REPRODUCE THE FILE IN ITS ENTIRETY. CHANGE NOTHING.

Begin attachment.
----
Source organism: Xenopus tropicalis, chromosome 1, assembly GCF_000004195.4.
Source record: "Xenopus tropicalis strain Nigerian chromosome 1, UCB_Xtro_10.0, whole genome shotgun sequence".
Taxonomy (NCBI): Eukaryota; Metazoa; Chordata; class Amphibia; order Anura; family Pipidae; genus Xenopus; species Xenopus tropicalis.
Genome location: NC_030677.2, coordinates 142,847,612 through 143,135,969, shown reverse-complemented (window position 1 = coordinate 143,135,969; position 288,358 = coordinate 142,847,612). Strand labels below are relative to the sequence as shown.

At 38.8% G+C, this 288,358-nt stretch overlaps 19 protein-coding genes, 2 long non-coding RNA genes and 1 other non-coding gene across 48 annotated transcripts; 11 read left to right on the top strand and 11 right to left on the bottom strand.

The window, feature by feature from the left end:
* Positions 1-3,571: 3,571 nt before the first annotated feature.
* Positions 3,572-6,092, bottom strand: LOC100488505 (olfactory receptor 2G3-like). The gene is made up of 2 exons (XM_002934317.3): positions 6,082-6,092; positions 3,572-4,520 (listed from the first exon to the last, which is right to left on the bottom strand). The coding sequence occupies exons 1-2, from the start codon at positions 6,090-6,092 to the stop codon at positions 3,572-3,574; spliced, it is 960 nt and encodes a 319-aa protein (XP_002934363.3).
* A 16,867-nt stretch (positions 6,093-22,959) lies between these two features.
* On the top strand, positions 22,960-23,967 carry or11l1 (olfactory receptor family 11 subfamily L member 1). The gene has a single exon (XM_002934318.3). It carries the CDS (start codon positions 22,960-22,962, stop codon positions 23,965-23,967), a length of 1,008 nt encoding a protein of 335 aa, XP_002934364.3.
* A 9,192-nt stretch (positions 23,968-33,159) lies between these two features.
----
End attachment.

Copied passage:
Source organism: Xenopus tropicalis, chromosome 1, assembly GCF_000004195.4.
Source record: "Xenopus tropicalis strain Nigerian chromosome 1, UCB_Xtro_10.0, whole genome shotgun sequence".
Taxonomy (NCBI): Eukaryota; Metazoa; Chordata; class Amphibia; order Anura; family Pipidae; genus Xenopus; species Xenopus tropicalis.
Genome location: NC_030677.2, coordinates 142,847,612 through 143,135,969, shown reverse-complemented (window position 1 = coordinate 143,135,969; position 288,358 = coordinate 142,847,612). Strand labels below are relative to the sequence as shown.

At 38.8% G+C, this 288,358-nt stretch overlaps 19 protein-coding genes, 2 long non-coding RNA genes and 1 other non-coding gene across 48 annotated transcripts; 11 read left to right on the top strand and 11 right to left on the bottom strand.

The window, feature by feature from the left end:
* Positions 1-3,571: 3,571 nt before the first annotated feature.
* Positions 3,572-6,092, bottom strand: LOC100488505 (olfactory receptor 2G3-like). The gene is made up of 2 exons (XM_002934317.3): positions 6,082-6,092; positions 3,572-4,520 (listed from the first exon to the last, which is right to left on the bottom strand). The coding sequence occupies exons 1-2, from the start codon at positions 6,090-6,092 to the stop codon at positions 3,572-3,574; spliced, it is 960 nt and encodes a 319-aa protein (XP_002934363.3).
* A 16,867-nt stretch (positions 6,093-22,959) lies between these two features.
* On the top strand, positions 22,960-23,967 carry or11l1 (olfactory receptor family 11 subfamily L member 1). The gene has a single exon (XM_002934318.3). It carries the CDS (start codon positions 22,960-22,962, stop codon positions 23,965-23,967), a length of 1,008 nt encoding a protein of 335 aa, XP_002934364.3.
* A 9,192-nt stretch (positions 23,968-33,159) lies between these two features.